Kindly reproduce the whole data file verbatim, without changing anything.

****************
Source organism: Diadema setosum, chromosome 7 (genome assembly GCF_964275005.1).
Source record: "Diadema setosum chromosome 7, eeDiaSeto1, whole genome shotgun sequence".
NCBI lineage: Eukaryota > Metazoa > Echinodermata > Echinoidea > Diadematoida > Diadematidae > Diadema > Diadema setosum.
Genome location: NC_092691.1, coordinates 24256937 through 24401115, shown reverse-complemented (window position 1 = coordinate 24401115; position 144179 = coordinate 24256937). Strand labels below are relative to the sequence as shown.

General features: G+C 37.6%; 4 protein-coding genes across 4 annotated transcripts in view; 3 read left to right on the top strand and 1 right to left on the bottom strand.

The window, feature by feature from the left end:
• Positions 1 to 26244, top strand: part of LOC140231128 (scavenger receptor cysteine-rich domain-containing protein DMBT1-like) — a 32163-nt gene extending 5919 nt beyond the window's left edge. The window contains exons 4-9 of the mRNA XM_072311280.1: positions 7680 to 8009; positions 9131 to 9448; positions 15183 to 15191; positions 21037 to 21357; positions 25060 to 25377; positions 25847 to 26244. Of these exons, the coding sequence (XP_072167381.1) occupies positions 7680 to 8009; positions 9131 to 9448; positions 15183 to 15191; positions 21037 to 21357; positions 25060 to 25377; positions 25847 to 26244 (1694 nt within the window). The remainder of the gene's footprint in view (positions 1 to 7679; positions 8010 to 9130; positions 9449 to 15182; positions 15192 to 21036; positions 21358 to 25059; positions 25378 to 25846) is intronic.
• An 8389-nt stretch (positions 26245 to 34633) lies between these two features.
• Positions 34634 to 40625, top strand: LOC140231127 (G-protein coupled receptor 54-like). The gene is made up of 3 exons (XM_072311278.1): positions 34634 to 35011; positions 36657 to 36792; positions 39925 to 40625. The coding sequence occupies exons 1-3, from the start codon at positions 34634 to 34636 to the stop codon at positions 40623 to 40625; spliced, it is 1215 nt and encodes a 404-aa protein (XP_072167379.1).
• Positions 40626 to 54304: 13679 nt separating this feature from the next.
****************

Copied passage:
Source organism: Diadema setosum, chromosome 7 (genome assembly GCF_964275005.1).
Source record: "Diadema setosum chromosome 7, eeDiaSeto1, whole genome shotgun sequence".
NCBI lineage: Eukaryota > Metazoa > Echinodermata > Echinoidea > Diadematoida > Diadematidae > Diadema > Diadema setosum.
Genome location: NC_092691.1, coordinates 24256937 through 24401115, shown reverse-complemented (window position 1 = coordinate 24401115; position 144179 = coordinate 24256937). Strand labels below are relative to the sequence as shown.

General features: G+C 37.6%; 4 protein-coding genes across 4 annotated transcripts in view; 3 read left to right on the top strand and 1 right to left on the bottom strand.

The window, feature by feature from the left end:
• Positions 1 to 26244, top strand: part of LOC140231128 (scavenger receptor cysteine-rich domain-containing protein DMBT1-like) — a 32163-nt gene extending 5919 nt beyond the window's left edge. The window contains exons 4-9 of the mRNA XM_072311280.1: positions 7680 to 8009; positions 9131 to 9448; positions 15183 to 15191; positions 21037 to 21357; positions 25060 to 25377; positions 25847 to 26244. Of these exons, the coding sequence (XP_072167381.1) occupies positions 7680 to 8009; positions 9131 to 9448; positions 15183 to 15191; positions 21037 to 21357; positions 25060 to 25377; positions 25847 to 26244 (1694 nt within the window). The remainder of the gene's footprint in view (positions 1 to 7679; positions 8010 to 9130; positions 9449 to 15182; positions 15192 to 21036; positions 21358 to 25059; positions 25378 to 25846) is intronic.
• An 8389-nt stretch (positions 26245 to 34633) lies between these two features.
• Positions 34634 to 40625, top strand: LOC140231127 (G-protein coupled receptor 54-like). The gene is made up of 3 exons (XM_072311278.1): positions 34634 to 35011; positions 36657 to 36792; positions 39925 to 40625. The coding sequence occupies exons 1-3, from the start codon at positions 34634 to 34636 to the stop codon at positions 40623 to 40625; spliced, it is 1215 nt and encodes a 404-aa protein (XP_072167379.1).
• Positions 40626 to 54304: 13679 nt separating this feature from the next.